Shifting climates provide good and bad news

>> Friday, December 21, 2007

Found this on ecoscraps blog

Climate Change Reflected in Hardiness Zone Maps

Woodrow Wilson of the Arbor Day Foundation: What the hardiness zone map clearly shows is that the climate has warmed, certainly since 1990 when the last USDA map was updated.

Kim Kaplan, spokesperson for the USDA, on the climate change reflected on the maps: It’s not the purpose of the map. It’s not good evidence. It’s not a matter of [whether] there is or isn’t climate change; it’s just that this isn’t a good argument.

Good argument or not there have been many instances where gardens in different areas of the U.S. are able to now grow plants that they once were not able to due to warmer climates. And this has been the case since as early as 2003.

Tropical plants like mangoes and orchids are growing in zone 7! This may be a boon to those gardeners but for natural ecosystems, significant warming could have far-reaching, perhaps disastrous, effects. According to recent research, many wild plants and animals are currently showing significant responses to rapid climate change.

A January 2003 paper in the journal Nature analyzed 143 separate studies on how global warming might be affecting the physiology, behavior, and evolution of wild species. Coauthored by scientists from NASA and Stanford University, among others, the paper concludes that consistent temperature-related shifts have already taken place in organisms ranging from mollusks to mammals and from grasses to trees.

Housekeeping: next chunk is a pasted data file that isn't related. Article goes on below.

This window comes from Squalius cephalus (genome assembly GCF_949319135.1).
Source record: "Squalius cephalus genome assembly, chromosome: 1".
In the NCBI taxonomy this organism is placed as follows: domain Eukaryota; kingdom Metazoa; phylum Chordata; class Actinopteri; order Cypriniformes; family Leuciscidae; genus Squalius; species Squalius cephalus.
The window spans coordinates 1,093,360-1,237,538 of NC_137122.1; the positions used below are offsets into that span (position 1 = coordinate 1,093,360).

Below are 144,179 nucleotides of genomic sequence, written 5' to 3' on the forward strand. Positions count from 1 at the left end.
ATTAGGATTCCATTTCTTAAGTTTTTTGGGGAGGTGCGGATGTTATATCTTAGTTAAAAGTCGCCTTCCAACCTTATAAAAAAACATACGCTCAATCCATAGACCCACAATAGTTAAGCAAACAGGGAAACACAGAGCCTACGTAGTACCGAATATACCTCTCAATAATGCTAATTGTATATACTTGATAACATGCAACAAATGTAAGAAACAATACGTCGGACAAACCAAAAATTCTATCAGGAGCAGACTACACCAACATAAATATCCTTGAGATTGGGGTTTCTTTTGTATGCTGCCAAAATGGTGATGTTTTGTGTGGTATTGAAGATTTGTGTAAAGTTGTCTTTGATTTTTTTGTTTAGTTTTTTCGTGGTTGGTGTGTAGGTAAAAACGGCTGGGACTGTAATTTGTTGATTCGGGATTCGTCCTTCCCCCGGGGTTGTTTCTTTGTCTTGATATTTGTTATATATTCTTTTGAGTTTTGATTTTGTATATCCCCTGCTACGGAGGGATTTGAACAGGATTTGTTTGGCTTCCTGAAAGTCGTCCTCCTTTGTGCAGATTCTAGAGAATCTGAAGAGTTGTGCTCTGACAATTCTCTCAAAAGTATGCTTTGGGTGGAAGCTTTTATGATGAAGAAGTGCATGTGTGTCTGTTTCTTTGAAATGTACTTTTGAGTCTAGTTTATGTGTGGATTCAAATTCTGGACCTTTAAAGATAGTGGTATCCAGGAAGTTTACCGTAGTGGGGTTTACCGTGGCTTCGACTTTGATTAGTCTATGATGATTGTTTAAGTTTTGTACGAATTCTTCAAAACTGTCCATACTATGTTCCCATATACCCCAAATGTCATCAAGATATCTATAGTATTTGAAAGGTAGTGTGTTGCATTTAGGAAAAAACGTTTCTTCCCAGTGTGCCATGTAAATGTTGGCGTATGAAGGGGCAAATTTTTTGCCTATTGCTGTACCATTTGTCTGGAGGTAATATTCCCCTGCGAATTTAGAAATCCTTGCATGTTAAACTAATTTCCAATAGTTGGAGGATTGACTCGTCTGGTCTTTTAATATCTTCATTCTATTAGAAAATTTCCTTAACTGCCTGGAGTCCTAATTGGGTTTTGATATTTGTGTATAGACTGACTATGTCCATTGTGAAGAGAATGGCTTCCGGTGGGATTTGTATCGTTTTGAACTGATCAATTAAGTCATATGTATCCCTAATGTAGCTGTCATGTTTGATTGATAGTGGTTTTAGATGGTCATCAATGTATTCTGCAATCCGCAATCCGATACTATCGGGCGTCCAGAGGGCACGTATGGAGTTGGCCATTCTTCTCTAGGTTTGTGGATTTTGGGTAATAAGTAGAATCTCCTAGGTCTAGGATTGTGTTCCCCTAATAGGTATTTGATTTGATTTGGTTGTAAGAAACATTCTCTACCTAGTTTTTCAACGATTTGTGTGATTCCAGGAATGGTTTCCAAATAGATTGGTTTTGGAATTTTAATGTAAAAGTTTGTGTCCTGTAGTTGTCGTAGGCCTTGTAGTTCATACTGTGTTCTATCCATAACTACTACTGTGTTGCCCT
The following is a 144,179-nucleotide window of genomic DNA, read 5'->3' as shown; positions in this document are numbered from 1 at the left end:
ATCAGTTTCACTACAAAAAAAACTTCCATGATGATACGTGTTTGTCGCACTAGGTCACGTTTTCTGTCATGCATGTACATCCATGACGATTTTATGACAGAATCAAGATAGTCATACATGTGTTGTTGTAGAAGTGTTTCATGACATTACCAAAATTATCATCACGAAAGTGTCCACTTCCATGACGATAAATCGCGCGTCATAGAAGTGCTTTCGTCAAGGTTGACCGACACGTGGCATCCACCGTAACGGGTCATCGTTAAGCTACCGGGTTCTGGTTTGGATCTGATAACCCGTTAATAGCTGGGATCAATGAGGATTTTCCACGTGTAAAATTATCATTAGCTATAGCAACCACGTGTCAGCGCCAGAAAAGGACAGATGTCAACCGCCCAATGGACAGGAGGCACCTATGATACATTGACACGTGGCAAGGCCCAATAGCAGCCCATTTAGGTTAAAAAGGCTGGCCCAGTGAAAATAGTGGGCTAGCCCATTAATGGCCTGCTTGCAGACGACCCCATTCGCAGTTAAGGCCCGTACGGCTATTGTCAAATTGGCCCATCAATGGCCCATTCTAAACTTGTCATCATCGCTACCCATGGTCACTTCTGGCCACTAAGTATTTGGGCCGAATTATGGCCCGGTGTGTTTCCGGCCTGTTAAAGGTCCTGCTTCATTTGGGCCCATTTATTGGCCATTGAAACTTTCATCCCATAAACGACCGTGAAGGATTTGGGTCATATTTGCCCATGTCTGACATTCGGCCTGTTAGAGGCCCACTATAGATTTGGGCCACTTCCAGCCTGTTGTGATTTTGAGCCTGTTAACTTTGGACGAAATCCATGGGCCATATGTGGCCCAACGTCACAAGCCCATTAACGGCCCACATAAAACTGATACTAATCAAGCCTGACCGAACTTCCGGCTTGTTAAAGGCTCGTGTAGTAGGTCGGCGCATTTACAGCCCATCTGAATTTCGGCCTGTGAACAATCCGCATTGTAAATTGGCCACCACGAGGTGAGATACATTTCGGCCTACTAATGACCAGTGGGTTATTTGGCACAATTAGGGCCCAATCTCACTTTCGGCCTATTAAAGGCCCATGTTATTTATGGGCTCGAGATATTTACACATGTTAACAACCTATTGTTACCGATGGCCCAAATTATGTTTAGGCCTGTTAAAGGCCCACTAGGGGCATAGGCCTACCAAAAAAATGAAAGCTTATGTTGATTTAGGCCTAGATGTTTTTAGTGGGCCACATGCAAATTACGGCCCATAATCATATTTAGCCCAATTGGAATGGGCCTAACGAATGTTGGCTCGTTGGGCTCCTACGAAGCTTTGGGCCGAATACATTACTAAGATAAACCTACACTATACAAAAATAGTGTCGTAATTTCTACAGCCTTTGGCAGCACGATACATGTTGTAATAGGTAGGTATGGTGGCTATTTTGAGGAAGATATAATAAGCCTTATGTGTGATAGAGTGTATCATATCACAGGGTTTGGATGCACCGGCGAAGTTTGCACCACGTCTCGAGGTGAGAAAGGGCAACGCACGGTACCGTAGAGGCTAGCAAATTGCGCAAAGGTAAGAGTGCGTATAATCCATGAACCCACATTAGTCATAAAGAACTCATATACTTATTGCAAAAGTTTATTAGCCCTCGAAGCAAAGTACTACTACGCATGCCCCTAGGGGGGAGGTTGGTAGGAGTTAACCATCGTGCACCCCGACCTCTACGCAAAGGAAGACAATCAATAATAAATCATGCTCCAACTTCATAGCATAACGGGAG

These shifts include flowering and leafing out are taking place earlier in the season. Also, animal migration and egg laying is taking place earlier than normal. As more plants extend their growth range poleward and upward in elevation they bring with them their associated insects and diseases. However, don’t count on both beneficial insect and pest insect populations to increase equally. The history of our planet teaches us that during rapid climatic changes in the past, species showed differential movement. In other words, they reacted independently, rather than in unison, to the environmental stress.

Therefore, just because a particular habitat grew harmoniously two zones warmer than where you are doesn’t mean that it will in its new environ. For example, the pollinators needed for those mangoes or kiwis or orchids may not follow them to your area.

Another worry is that a new species introduced outside of its normal growing zone may become invasive where it wasn’t in its home growing zone.

On the flip side, there may be plants that can no longer grow in your hardiness zone. In a study published in the open access journal BMC Evolutionary Biology, researchers show, using mathematical modeling, that the ideal climate for Cyclamen will become increasingly rare and might have totally disappeared by the 2050's. Some species of Cyclamen are adaptable enough and could survive climate change, but many would probably disappear.

The type of plants that have the greatest chance of extinction are those that require hot, dry summers and cool, wet winters.

A common Great Plains prairie plant, the partridge pea (Chamaecrista fasciculata), could face severe reduction in numbers if climate conditions in the Midwest change to the extremes predicted for the next 25 to 35 years, according to a study to be published in the Oct. 5 issue of the journal Science.


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